Having landed a nice specimen of our target species, the mood on the boat turned was more relaxed. We had come a long way and spent a good deal of hard earned cash on our trip. Personally, I enjoy soaking big baits waiting for a monster hit. Mike and Yohann we both on board with me, but I did get a feeling that both the captain and mate were a bit unsure if we could handle possibly not getting any bites. Once our first catch was out of the way, I reassured them that we had known what we were in for, and that we were OK with doing the same for the following couple days.

Didn't get any more hits, except for a tiny shark that was hooked on the deeper line. We didn't know it was even there, until we pulled in the lines at days' end before heading back to the marina.

The following day, forecast of for wind, rain, and chance of heavy storms all afternoon. We agreed to get a head start on our outing around mid morning. I was up bright and early as always, and got a nice pic of the sunrise before the clouds moved in.

Unlike the first day, the trolling bite was very good. We caught our bonitas as bait in no time, and hit some other pelagic species we kept for the table as well.

Mike landed a nice kingfish.

Shortly after, all 5 lines got hit, with 4 of them getting cut off within seconds. Yohann was lucky enough to land one of the 5 wahoos, a tasty species with razor sharp teeth.

He capped of our trolling session with his first blackfin tuna, one of the most delicious species in the region.

Cameron got the first balloon line for sharks into the water, and before it even got to the desired distance, it was grabbed by a hungry hammerhead within less than 15 seconds.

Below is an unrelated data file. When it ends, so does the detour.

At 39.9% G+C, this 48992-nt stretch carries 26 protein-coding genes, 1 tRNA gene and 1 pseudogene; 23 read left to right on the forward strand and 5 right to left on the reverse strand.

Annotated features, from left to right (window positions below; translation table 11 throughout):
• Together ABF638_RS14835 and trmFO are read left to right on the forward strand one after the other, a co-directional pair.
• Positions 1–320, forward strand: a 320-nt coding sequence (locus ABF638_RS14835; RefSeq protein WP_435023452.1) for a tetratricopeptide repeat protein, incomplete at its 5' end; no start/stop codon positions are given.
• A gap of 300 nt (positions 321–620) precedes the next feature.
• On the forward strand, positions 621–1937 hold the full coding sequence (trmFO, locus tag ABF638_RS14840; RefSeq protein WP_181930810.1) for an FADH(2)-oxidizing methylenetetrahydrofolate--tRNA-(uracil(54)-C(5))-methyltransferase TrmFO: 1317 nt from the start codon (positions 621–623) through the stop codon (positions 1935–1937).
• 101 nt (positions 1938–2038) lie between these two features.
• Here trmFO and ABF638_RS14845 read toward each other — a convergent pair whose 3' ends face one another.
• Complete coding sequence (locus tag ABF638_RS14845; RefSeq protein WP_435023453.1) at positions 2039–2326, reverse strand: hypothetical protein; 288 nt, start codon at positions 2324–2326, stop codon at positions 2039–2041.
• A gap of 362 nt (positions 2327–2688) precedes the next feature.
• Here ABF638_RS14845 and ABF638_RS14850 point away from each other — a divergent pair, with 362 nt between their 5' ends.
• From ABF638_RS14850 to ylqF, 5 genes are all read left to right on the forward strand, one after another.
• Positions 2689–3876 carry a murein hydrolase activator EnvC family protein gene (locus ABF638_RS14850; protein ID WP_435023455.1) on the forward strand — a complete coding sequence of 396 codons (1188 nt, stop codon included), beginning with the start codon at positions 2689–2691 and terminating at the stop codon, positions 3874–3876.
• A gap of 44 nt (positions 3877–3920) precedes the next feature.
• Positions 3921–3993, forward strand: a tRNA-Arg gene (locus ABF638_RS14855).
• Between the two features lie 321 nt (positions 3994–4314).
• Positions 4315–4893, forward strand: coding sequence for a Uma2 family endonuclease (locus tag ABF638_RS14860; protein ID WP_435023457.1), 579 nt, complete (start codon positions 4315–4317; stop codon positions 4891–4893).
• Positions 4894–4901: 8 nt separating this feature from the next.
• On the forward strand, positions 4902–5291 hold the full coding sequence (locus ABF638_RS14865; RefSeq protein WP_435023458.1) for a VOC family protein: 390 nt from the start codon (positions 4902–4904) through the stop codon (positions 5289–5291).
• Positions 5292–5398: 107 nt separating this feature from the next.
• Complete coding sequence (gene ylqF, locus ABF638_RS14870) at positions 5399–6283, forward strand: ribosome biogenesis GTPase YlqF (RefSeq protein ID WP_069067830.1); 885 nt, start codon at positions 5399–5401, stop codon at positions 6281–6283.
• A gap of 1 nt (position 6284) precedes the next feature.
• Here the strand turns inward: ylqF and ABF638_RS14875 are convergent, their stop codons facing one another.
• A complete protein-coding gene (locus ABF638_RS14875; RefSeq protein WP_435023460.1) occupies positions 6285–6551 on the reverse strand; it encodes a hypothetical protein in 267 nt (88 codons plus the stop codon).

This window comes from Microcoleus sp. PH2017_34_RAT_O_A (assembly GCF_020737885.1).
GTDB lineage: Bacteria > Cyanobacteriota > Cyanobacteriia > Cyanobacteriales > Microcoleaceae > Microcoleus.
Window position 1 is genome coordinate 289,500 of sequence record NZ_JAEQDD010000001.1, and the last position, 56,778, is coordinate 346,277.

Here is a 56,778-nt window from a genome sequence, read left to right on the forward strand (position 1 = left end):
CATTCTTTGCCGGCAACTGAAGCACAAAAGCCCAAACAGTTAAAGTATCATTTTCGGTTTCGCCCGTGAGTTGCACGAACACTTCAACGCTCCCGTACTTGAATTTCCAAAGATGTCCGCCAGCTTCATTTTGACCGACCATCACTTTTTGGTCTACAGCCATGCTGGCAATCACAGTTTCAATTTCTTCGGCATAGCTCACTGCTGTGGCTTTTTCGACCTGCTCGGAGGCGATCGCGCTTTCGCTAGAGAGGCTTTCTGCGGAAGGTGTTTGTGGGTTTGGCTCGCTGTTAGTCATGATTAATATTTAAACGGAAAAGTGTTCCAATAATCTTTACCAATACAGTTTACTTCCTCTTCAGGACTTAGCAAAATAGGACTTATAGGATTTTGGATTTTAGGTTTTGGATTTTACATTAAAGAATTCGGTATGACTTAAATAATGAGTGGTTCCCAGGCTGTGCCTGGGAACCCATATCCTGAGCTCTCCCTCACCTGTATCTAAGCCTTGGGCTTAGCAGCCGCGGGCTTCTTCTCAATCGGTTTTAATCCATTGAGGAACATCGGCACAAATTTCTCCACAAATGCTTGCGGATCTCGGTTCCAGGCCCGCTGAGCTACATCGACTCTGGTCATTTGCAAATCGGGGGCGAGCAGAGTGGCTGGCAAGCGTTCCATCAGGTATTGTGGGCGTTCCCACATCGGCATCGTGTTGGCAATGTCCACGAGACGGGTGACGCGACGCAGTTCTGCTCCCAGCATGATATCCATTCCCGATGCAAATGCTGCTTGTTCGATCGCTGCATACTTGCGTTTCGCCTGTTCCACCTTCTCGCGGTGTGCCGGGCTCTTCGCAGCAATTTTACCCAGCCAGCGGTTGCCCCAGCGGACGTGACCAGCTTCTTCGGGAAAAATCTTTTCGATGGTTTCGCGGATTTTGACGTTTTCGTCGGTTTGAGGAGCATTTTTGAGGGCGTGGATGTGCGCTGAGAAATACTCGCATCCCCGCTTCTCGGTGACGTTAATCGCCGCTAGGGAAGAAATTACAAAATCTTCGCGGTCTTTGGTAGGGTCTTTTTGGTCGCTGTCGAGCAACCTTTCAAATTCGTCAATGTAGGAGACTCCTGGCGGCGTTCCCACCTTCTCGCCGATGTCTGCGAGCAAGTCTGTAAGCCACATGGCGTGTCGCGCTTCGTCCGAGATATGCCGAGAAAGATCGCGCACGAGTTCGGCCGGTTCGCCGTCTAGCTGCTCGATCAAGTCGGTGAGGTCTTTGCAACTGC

We each got one turn fighting it, and landed the smallest shark of the trip, probably about 7.5 feet long, under 200 lbs.

Matt shot a nice pic for us from the Captain's deck.

While our hopes were high, the rest of the day was silent. Just as well, we stayed in the lounge thought the rain.

The following day was our last chance at possibly landing multiple of bigger hammerhead over 10 feet, which is about as big a most of the mograting shark re in that region.

After a nice breakfast, we stopped at Basspro shops to check out their fish tank.

With some monster bass in the 12-15 lbs range, and giant redfish, yours truly couldn't resist goofing around.

Back to fishing for bait.

After catching enough bonitas for bait, we helped JJ pull in the lines. Luckily, I was about to get the last line out when another tasty blackfin came to play. 

Made for a very tasty breakfast for Mike and I the following morning.

Or new captain for the day was Tom, the senior Captain in the fleet, with over 40 years of experience. After a report of seeing Hammerheads cruising at the surface over 400 feet, he knew exactly where to setup shop.